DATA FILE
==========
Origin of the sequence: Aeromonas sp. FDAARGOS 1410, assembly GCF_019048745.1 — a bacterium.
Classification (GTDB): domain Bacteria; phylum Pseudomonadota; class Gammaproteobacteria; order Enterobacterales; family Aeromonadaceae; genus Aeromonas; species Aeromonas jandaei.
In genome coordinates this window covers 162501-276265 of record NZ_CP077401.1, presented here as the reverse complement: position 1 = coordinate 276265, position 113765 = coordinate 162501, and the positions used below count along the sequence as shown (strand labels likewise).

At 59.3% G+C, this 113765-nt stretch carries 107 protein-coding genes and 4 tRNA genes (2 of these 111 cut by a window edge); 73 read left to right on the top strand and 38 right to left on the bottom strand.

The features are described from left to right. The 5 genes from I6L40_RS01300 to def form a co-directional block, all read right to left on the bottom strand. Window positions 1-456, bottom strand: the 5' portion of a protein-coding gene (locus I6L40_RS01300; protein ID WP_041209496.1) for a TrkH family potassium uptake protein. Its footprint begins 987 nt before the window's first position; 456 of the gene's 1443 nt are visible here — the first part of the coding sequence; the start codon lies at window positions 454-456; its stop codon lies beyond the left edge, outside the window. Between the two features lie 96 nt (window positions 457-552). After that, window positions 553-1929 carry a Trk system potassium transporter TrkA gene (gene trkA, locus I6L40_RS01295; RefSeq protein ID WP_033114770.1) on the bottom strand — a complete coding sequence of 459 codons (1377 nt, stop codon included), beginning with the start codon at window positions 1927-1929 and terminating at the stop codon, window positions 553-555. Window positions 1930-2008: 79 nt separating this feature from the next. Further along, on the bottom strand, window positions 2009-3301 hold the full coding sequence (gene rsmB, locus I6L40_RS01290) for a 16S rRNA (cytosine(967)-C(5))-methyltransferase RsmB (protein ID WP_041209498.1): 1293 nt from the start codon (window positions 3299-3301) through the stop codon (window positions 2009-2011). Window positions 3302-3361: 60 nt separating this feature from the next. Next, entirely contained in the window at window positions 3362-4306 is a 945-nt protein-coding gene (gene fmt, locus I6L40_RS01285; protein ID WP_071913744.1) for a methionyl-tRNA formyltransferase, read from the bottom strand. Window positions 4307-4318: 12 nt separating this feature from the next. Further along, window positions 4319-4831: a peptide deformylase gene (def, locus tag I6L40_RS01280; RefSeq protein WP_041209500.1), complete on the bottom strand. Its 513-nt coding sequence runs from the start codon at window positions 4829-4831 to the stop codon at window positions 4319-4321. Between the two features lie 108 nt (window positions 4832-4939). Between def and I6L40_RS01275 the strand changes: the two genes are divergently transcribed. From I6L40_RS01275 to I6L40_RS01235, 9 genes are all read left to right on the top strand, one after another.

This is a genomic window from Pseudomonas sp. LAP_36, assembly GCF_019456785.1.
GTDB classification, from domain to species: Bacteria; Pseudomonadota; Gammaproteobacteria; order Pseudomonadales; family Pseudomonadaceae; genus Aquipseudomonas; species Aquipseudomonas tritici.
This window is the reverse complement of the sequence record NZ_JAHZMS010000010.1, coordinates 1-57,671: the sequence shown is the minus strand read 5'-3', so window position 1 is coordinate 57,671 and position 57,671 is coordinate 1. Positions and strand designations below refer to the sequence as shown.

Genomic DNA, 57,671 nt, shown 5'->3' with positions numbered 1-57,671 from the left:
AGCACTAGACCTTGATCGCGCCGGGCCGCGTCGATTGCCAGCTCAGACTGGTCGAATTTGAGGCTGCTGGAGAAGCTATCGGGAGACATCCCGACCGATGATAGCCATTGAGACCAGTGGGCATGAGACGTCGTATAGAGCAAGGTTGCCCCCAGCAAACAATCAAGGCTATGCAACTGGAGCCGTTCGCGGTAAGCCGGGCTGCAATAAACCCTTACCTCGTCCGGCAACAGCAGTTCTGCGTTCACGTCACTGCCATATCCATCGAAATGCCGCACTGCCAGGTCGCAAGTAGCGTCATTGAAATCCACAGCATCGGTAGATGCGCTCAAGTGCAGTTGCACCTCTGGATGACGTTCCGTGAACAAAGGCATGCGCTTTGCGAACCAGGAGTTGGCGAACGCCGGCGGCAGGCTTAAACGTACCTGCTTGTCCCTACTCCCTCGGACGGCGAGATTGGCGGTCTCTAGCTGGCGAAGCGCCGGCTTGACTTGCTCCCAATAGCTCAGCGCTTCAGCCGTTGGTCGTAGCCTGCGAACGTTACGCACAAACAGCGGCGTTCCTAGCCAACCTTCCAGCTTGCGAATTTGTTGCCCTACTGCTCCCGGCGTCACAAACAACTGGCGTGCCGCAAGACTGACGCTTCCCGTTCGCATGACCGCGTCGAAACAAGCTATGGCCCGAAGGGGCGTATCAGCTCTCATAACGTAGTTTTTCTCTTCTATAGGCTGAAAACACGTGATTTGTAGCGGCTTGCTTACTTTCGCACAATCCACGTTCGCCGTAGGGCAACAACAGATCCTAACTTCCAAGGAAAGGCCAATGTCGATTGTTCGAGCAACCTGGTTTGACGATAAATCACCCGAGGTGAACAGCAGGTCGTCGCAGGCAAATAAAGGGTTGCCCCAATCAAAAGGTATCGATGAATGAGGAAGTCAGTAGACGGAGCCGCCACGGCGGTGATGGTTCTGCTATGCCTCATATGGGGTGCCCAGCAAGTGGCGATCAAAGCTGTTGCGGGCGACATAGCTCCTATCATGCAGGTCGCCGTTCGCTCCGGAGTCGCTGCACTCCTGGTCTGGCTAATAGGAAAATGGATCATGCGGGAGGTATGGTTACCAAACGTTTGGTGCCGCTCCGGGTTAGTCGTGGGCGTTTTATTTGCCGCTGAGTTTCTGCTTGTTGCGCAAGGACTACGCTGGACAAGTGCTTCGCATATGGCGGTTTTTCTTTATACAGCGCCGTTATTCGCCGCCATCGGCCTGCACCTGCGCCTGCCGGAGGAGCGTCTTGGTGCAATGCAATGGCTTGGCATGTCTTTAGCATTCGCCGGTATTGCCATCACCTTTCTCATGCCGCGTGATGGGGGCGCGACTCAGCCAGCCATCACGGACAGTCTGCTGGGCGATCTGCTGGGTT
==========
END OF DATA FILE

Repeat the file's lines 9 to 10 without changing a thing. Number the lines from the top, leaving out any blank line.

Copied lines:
Genomic DNA, 57,671 nt, shown 5'->3' with positions numbered 1-57,671 from the left:
AGCACTAGACCTTGATCGCGCCGGGCCGCGTCGATTGCCAGCTCAGACTGGTCGAATTTGAGGCTGCTGGAGAAGCTATCGGGAGACATCCCGACCGATGATAGCCATTGAGACCAGTGGGCATGAGACGTCGTATAGAGCAAGGTTGCCCCCAGCAAACAATCAAGGCTATGCAACTGGAGCCGTTCGCGGTAAGCCGGGCTGCAATAAACCCTTACCTCGTCCGGCAACAGCAGTTCTGCGTTCACGTCACTGCCATATCCATCGAAATGCCGCACTGCCAGGTCGCAAGTAGCGTCATTGAAATCCACAGCATCGGTAGATGCGCTCAAGTGCAGTTGCACCTCTGGATGACGTTCCGTGAACAAAGGCATGCGCTTTGCGAACCAGGAGTTGGCGAACGCCGGCGGCAGGCTTAAACGTACCTGCTTGTCCCTACTCCCTCGGACGGCGAGATTGGCGGTCTCTAGCTGGCGAAGCGCCGGCTTGACTTGCTCCCAATAGCTCAGCGCTTCAGCCGTTGGTCGTAGCCTGCGAACGTTACGCACAAACAGCGGCGTTCCTAGCCAACCTTCCAGCTTGCGAATTTGTTGCCCTACTGCTCCCGGCGTCACAAACAACTGGCGTGCCGCAAGACTGACGCTTCCCGTTCGCATGACCGCGTCGAAACAAGCTATGGCCCGAAGGGGCGTATCAGCTCTCATAACGTAGTTTTTCTCTTCTATAGGCTGAAAACACGTGATTTGTAGCGGCTTGCTTACTTTCGCACAATCCACGTTCGCCGTAGGGCAACAACAGATCCTAACTTCCAAGGAAAGGCCAATGTCGATTGTTCGAGCAACCTGGTTTGACGATAAATCACCCGAGGTGAACAGCAGGTCGTCGCAGGCAAATAAAGGGTTGCCCCAATCAAAAGGTATCGATGAATGAGGAAGTCAGTAGACGGAGCCGCCACGGCGGTGATGGTTCTGCTATGCCTCATATGGGGTGCCCAGCAAGTGGCGATCAAAGCTGTTGCGGGCGACATAGCTCCTATCATGCAGGTCGCCGTTCGCTCCGGAGTCGCTGCACTCCTGGTCTGGCTAATAGGAAAATGGATCATGCGGGAGGTATGGTTACCAAACGTTTGGTGCCGCTCCGGGTTAGTCGTGGGCGTTTTATTTGCCGCTGAGTTTCTGCTTGTTGCGCAAGGACTACGCTGGACAAGTGCTTCGCATATGGCGGTTTTTCTTTATACAGCGCCGTTATTCGCCGCCATCGGCCTGCACCTGCGCCTGCCGGAGGAGCGTCTTGGTGCAATGCAATGGCTTGGCATGTCTTTAGCATTCGCCGGTATTGCCATCACCTTTCTCATGCCGCGTGATGGGGGCGCGACTCAGCCAGCCATCACGGACAGTCTGCTGGGCGATCTGCTGGGTT